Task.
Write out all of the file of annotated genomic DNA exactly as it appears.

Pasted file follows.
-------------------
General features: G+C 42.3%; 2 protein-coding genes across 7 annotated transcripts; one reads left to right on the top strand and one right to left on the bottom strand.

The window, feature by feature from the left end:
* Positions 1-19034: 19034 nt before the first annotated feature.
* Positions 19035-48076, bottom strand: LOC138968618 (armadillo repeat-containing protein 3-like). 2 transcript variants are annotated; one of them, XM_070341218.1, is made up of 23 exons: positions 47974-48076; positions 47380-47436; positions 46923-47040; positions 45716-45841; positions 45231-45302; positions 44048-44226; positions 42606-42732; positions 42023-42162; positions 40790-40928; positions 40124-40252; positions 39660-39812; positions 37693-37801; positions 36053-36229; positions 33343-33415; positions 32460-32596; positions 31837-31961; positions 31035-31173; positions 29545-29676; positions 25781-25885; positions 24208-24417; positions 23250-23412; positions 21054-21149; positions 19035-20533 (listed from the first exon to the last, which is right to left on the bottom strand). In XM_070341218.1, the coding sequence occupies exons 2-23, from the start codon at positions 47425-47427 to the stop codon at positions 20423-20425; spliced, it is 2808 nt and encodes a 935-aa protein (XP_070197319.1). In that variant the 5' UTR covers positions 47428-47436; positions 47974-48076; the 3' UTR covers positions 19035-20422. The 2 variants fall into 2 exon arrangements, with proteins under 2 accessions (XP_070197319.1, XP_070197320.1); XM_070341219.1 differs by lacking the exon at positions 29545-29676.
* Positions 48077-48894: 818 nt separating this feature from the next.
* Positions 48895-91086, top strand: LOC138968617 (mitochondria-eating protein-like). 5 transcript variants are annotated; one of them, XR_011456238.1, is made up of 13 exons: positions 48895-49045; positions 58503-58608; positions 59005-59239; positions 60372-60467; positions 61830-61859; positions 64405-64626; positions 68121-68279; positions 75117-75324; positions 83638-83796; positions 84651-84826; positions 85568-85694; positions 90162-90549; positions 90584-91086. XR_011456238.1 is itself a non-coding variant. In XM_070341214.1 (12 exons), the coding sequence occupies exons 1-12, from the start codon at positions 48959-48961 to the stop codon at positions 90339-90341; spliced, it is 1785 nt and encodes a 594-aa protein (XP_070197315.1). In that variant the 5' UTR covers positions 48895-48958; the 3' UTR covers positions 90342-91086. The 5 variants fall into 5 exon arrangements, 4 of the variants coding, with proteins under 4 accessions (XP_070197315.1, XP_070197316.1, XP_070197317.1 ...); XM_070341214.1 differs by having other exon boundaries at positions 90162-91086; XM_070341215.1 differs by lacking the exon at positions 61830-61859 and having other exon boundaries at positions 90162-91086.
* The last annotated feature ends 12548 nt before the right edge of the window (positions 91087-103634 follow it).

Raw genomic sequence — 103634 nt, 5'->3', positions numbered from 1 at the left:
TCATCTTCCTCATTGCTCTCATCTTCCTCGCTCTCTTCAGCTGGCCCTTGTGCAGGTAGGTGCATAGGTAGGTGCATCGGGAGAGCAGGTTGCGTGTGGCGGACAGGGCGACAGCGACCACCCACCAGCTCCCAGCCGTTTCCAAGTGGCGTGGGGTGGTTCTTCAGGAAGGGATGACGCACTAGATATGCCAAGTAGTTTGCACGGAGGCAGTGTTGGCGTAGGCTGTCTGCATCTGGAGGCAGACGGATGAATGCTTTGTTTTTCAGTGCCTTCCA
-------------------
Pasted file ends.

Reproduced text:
General features: G+C 42.3%; 2 protein-coding genes across 7 annotated transcripts; one reads left to right on the top strand and one right to left on the bottom strand.

The window, feature by feature from the left end:
* Positions 1-19034: 19034 nt before the first annotated feature.
* Positions 19035-48076, bottom strand: LOC138968618 (armadillo repeat-containing protein 3-like). 2 transcript variants are annotated; one of them, XM_070341218.1, is made up of 23 exons: positions 47974-48076; positions 47380-47436; positions 46923-47040; positions 45716-45841; positions 45231-45302; positions 44048-44226; positions 42606-42732; positions 42023-42162; positions 40790-40928; positions 40124-40252; positions 39660-39812; positions 37693-37801; positions 36053-36229; positions 33343-33415; positions 32460-32596; positions 31837-31961; positions 31035-31173; positions 29545-29676; positions 25781-25885; positions 24208-24417; positions 23250-23412; positions 21054-21149; positions 19035-20533 (listed from the first exon to the last, which is right to left on the bottom strand). In XM_070341218.1, the coding sequence occupies exons 2-23, from the start codon at positions 47425-47427 to the stop codon at positions 20423-20425; spliced, it is 2808 nt and encodes a 935-aa protein (XP_070197319.1). In that variant the 5' UTR covers positions 47428-47436; positions 47974-48076; the 3' UTR covers positions 19035-20422. The 2 variants fall into 2 exon arrangements, with proteins under 2 accessions (XP_070197319.1, XP_070197320.1); XM_070341219.1 differs by lacking the exon at positions 29545-29676.
* Positions 48077-48894: 818 nt separating this feature from the next.
* Positions 48895-91086, top strand: LOC138968617 (mitochondria-eating protein-like). 5 transcript variants are annotated; one of them, XR_011456238.1, is made up of 13 exons: positions 48895-49045; positions 58503-58608; positions 59005-59239; positions 60372-60467; positions 61830-61859; positions 64405-64626; positions 68121-68279; positions 75117-75324; positions 83638-83796; positions 84651-84826; positions 85568-85694; positions 90162-90549; positions 90584-91086. XR_011456238.1 is itself a non-coding variant. In XM_070341214.1 (12 exons), the coding sequence occupies exons 1-12, from the start codon at positions 48959-48961 to the stop codon at positions 90339-90341; spliced, it is 1785 nt and encodes a 594-aa protein (XP_070197315.1). In that variant the 5' UTR covers positions 48895-48958; the 3' UTR covers positions 90342-91086. The 5 variants fall into 5 exon arrangements, 4 of the variants coding, with proteins under 4 accessions (XP_070197315.1, XP_070197316.1, XP_070197317.1 ...); XM_070341214.1 differs by having other exon boundaries at positions 90162-91086; XM_070341215.1 differs by lacking the exon at positions 61830-61859 and having other exon boundaries at positions 90162-91086.
* The last annotated feature ends 12548 nt before the right edge of the window (positions 91087-103634 follow it).

Raw genomic sequence — 103634 nt, 5'->3', positions numbered from 1 at the left:
TCATCTTCCTCATTGCTCTCATCTTCCTCGCTCTCTTCAGCTGGCCCTTGTGCAGGTAGGTGCATAGGTAGGTGCATCGGGAGAGCAGGTTGCGTGTGGCGGACAGGGCGACAGCGACCACCCACCAGCTCCCAGCCGTTTCCAAGTGGCGTGGGGTGGTTCTTCAGGAAGGGATGACGCACTAGATATGCCAAGTAGTTTGCACGGAGGCAGTGTTGGCGTAGGCTGTCTGCATCTGGAGGCAGACGGATGAATGCTTTGTTTTTCAGTGCCTTCCA